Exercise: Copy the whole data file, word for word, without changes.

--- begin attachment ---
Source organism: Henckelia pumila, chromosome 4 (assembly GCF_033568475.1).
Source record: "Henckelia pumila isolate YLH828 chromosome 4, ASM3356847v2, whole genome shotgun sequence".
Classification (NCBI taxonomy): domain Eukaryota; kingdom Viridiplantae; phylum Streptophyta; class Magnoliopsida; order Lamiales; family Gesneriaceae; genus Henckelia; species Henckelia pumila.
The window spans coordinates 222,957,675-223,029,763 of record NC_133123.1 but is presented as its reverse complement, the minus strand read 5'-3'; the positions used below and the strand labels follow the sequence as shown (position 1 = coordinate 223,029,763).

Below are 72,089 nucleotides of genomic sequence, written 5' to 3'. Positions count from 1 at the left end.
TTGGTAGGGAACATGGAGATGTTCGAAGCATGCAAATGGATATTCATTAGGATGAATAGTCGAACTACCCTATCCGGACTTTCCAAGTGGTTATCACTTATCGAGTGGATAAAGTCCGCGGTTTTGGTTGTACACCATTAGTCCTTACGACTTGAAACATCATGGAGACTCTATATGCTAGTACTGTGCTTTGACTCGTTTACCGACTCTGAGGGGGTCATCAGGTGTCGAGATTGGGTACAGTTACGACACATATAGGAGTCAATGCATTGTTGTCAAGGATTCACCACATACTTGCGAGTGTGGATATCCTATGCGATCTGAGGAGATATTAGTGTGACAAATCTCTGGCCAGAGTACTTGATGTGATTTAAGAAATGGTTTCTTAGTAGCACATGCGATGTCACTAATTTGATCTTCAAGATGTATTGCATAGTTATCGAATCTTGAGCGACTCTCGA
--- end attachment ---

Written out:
Source organism: Henckelia pumila, chromosome 4 (assembly GCF_033568475.1).
Source record: "Henckelia pumila isolate YLH828 chromosome 4, ASM3356847v2, whole genome shotgun sequence".
Classification (NCBI taxonomy): domain Eukaryota; kingdom Viridiplantae; phylum Streptophyta; class Magnoliopsida; order Lamiales; family Gesneriaceae; genus Henckelia; species Henckelia pumila.
The window spans coordinates 222,957,675-223,029,763 of record NC_133123.1 but is presented as its reverse complement, the minus strand read 5'-3'; the positions used below and the strand labels follow the sequence as shown (position 1 = coordinate 223,029,763).

Below are 72,089 nucleotides of genomic sequence, written 5' to 3'. Positions count from 1 at the left end.
TTGGTAGGGAACATGGAGATGTTCGAAGCATGCAAATGGATATTCATTAGGATGAATAGTCGAACTACCCTATCCGGACTTTCCAAGTGGTTATCACTTATCGAGTGGATAAAGTCCGCGGTTTTGGTTGTACACCATTAGTCCTTACGACTTGAAACATCATGGAGACTCTATATGCTAGTACTGTGCTTTGACTCGTTTACCGACTCTGAGGGGGTCATCAGGTGTCGAGATTGGGTACAGTTACGACACATATAGGAGTCAATGCATTGTTGTCAAGGATTCACCACATACTTGCGAGTGTGGATATCCTATGCGATCTGAGGAGATATTAGTGTGACAAATCTCTGGCCAGAGTACTTGATGTGATTTAAGAAATGGTTTCTTAGTAGCACATGCGATGTCACTAATTTGATCTTCAAGATGTATTGCATAGTTATCGAATCTTGAGCGACTCTCGA